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Deregulation: Labour, allies write Yar’Adua, give strike notice

LABOUR and its civil society allies, have written  President Yar, Adua to prepare for unprecedented nationwide industrial action should the government     deregulate    the downstream sector of the Petroleum industry.

Under the umbrella of Labour and Civil Society Coalition (LASCO), organised labour and  its allies in a letter to the President, advised him to listen to the voice of the people and muster the political will to do justice to the wishes of Nigerians and jettison the planned deregulation, implement fully the Justice Uwais Electoral Reform Committee (ERC) report and hasten the review of the national minimum wage.


In a letter signed by President of Nigeria Labour, President-General of Trade Union Congress of Nigeria (TUC) and Co-Chairman of LASCO, Comrades Abdulwaheed Omar, Peter Esele and Dr. Dipo Fashina, respectively, LASCO, warned that should government insist on pursuing anti-people and anti-democratic policies which the group sees as detrimental to workers and the Nigerian People, it would mobilise both workers and Nigerian masses to fight such policies.

LASCO in the letter recalled to the President a meeting it held with government team on October 16, 2009, where it gave reasons why deregulation would be anti-people and undesirable the way the government is planning it.

According to the letter “the Government lamented at the meeting that marketers are hoarding products and that their underhand tactics had forced the NNPC to rent initial  600 trucks to distribute petrol products with a pledge to hire additional 400 trucks.

If with Government involvement, the marketers are holding the country to ransom, then what they will do under “deregulation” can be better imagined.

We also told the Government team that its argument that the economic meltdown makes deregulation necessary is not in tandem with trends in other parts of the world like United States and Europe where the meltdown has meant government stimulus package for the economy and the citizenry. As other forward looking countries have shown, this is not the time to cut social spending; rather this is the time to increase social spending.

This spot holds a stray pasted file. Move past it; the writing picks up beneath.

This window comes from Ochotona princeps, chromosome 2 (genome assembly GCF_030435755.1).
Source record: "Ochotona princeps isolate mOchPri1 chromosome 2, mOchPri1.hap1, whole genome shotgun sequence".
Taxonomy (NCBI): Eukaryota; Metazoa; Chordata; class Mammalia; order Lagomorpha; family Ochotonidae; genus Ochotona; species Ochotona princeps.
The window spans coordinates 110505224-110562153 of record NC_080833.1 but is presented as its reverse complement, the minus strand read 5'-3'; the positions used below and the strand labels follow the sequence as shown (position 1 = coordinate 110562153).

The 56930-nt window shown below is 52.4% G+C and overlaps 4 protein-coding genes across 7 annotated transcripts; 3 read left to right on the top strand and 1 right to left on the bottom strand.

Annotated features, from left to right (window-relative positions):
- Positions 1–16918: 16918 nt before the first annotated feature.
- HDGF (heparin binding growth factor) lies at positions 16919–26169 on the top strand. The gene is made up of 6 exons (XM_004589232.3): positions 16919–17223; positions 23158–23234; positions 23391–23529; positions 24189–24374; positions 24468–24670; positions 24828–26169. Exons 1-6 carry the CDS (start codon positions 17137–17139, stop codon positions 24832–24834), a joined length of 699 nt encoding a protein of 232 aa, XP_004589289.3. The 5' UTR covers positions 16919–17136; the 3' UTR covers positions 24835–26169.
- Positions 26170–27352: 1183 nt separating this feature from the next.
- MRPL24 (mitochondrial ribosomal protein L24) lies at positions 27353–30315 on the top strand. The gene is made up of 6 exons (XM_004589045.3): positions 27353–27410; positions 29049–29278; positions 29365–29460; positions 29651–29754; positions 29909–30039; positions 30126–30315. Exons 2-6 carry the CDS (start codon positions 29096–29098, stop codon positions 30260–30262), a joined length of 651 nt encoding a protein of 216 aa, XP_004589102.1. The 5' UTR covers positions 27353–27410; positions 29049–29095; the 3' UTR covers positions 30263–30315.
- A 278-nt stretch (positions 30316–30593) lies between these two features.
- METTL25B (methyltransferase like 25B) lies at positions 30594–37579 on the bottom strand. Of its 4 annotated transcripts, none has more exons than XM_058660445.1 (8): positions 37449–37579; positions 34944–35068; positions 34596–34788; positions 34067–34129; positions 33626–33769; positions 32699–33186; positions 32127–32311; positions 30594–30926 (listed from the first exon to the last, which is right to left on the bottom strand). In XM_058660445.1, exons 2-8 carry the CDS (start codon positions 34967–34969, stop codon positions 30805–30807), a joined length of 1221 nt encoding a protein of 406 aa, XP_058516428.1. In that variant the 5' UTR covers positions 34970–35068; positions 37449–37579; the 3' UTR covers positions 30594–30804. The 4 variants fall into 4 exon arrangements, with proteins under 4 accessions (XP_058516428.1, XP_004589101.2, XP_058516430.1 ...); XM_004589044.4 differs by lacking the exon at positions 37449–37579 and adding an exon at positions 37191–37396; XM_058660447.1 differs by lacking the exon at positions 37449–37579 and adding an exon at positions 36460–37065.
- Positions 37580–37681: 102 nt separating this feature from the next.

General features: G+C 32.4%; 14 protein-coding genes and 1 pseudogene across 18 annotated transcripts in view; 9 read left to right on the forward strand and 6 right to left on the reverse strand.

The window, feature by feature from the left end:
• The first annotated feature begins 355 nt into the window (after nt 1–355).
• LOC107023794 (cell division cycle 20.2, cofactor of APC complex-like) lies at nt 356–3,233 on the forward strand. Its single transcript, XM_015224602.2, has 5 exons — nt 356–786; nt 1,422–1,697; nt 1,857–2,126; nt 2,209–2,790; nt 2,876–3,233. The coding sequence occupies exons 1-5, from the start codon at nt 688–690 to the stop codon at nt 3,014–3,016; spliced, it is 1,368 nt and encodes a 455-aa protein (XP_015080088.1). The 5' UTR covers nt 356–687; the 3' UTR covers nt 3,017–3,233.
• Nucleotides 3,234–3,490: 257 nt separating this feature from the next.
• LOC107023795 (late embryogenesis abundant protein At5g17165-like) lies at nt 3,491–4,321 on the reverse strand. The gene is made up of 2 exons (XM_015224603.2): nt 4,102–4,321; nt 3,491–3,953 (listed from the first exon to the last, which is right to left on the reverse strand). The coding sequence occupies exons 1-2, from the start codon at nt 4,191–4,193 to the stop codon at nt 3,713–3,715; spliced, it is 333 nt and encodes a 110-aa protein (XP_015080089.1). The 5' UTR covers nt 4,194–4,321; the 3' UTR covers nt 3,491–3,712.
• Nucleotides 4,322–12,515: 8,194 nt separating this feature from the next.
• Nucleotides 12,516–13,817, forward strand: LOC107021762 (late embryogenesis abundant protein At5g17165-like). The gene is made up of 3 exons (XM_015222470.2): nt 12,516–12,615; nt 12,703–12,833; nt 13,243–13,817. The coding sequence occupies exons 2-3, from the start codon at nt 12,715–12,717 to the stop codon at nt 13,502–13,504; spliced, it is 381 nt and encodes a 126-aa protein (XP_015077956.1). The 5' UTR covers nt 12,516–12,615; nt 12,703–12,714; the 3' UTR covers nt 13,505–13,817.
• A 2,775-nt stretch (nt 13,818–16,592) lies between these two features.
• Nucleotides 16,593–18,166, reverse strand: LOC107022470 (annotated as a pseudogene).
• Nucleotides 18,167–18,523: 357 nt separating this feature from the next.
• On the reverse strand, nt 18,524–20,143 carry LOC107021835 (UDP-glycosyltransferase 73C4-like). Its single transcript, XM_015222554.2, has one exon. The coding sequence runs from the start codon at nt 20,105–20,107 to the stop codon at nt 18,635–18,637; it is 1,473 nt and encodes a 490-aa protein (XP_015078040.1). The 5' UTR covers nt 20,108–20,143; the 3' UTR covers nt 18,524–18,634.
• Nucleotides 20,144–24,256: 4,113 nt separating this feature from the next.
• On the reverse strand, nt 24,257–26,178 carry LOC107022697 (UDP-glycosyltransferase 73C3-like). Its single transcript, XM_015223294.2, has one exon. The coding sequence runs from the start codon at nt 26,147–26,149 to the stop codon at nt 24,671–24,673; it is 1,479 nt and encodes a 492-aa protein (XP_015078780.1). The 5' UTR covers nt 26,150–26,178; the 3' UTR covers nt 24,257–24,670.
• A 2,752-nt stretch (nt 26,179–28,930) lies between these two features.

Another major fault in Government thinking that was discernible at the meeting is its almost metaphysical belief that deregulation will lead to availability of petroleum products and crash in prices of the products.

The Nigerian people do not have such beliefs or faith in the religion of market forces. In any case the deregulation of diesel has only led to hoarding and astronomical increase in prices of the commodity.

It is our view that the deregulation of the downstream sector of the oil industry will only spell doom to the economy and bring untold hardship to the Nigerian people.

If deregulation is allowed, the country will return to the era of arbitrary high prices, profiteering, adulteration of commodity,  artificial queues as well as endless importation of refined petroleum products.”

“ We are of the view that the problem of instability in the supply and distribution of petroleum products is embedded in the inefficiencies and corruption in the management of the Petroleum Support Fund and sharp practices in the down stream sector of the oil industry.

These are exacerbated by the deliberate weakening of the capacity of the refineries to produce due to incessant but deceptive Turn Around .Maintenance that only lead to frequent breakdowns.

For us in the Labour Movement, the solution lies in government stopping the importation of refined petroleum products at no distance future, having the political will to decisively check leakages in the down stream sector of the oil industry, honestly fixing the refineries and building new ones.